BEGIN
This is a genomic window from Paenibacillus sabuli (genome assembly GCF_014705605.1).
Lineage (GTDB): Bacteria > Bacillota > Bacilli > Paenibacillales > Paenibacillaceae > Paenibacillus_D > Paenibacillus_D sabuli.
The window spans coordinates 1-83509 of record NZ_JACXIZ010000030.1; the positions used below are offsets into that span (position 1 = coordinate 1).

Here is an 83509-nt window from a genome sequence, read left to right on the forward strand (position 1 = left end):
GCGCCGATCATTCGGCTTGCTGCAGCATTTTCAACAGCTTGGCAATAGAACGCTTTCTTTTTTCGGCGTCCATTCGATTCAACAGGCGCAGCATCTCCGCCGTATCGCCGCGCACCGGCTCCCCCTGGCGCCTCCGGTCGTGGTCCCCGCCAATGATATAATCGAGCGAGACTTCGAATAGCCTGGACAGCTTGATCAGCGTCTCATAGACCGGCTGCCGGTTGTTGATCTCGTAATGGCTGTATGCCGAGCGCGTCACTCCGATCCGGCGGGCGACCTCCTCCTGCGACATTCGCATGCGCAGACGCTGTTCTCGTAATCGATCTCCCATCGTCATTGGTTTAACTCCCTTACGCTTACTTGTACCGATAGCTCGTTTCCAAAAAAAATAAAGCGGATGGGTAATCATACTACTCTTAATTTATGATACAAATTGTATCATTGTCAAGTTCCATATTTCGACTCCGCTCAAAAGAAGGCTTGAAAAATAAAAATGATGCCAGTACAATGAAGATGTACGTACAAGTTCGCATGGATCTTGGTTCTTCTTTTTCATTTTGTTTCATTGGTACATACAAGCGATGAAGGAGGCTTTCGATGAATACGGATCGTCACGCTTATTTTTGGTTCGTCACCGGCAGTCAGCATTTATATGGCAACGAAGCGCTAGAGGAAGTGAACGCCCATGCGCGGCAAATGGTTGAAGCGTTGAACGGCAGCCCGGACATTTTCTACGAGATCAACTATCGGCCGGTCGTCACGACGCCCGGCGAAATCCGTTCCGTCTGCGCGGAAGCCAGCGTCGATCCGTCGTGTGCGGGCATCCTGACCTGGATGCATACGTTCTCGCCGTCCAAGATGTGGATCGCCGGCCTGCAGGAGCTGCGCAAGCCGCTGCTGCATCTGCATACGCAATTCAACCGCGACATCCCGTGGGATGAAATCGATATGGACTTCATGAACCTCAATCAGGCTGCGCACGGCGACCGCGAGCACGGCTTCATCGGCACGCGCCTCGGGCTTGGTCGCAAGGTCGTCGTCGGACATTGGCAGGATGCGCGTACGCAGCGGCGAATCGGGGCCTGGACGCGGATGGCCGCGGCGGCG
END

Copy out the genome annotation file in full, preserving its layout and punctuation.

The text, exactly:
This is a genomic window from Paenibacillus sabuli (genome assembly GCF_014705605.1).
Lineage (GTDB): Bacteria > Bacillota > Bacilli > Paenibacillales > Paenibacillaceae > Paenibacillus_D > Paenibacillus_D sabuli.
The window spans coordinates 1-83509 of record NZ_JACXIZ010000030.1; the positions used below are offsets into that span (position 1 = coordinate 1).

Here is an 83509-nt window from a genome sequence, read left to right on the forward strand (position 1 = left end):
GCGCCGATCATTCGGCTTGCTGCAGCATTTTCAACAGCTTGGCAATAGAACGCTTTCTTTTTTCGGCGTCCATTCGATTCAACAGGCGCAGCATCTCCGCCGTATCGCCGCGCACCGGCTCCCCCTGGCGCCTCCGGTCGTGGTCCCCGCCAATGATATAATCGAGCGAGACTTCGAATAGCCTGGACAGCTTGATCAGCGTCTCATAGACCGGCTGCCGGTTGTTGATCTCGTAATGGCTGTATGCCGAGCGCGTCACTCCGATCCGGCGGGCGACCTCCTCCTGCGACATTCGCATGCGCAGACGCTGTTCTCGTAATCGATCTCCCATCGTCATTGGTTTAACTCCCTTACGCTTACTTGTACCGATAGCTCGTTTCCAAAAAAAATAAAGCGGATGGGTAATCATACTACTCTTAATTTATGATACAAATTGTATCATTGTCAAGTTCCATATTTCGACTCCGCTCAAAAGAAGGCTTGAAAAATAAAAATGATGCCAGTACAATGAAGATGTACGTACAAGTTCGCATGGATCTTGGTTCTTCTTTTTCATTTTGTTTCATTGGTACATACAAGCGATGAAGGAGGCTTTCGATGAATACGGATCGTCACGCTTATTTTTGGTTCGTCACCGGCAGTCAGCATTTATATGGCAACGAAGCGCTAGAGGAAGTGAACGCCCATGCGCGGCAAATGGTTGAAGCGTTGAACGGCAGCCCGGACATTTTCTACGAGATCAACTATCGGCCGGTCGTCACGACGCCCGGCGAAATCCGTTCCGTCTGCGCGGAAGCCAGCGTCGATCCGTCGTGTGCGGGCATCCTGACCTGGATGCATACGTTCTCGCCGTCCAAGATGTGGATCGCCGGCCTGCAGGAGCTGCGCAAGCCGCTGCTGCATCTGCATACGCAATTCAACCGCGACATCCCGTGGGATGAAATCGATATGGACTTCATGAACCTCAATCAGGCTGCGCACGGCGACCGCGAGCACGGCTTCATCGGCACGCGCCTCGGGCTTGGTCGCAAGGTCGTCGTCGGACATTGGCAGGATGCGCGTACGCAGCGGCGAATCGGGGCCTGGACGCGGATGGCCGCGGCGGCG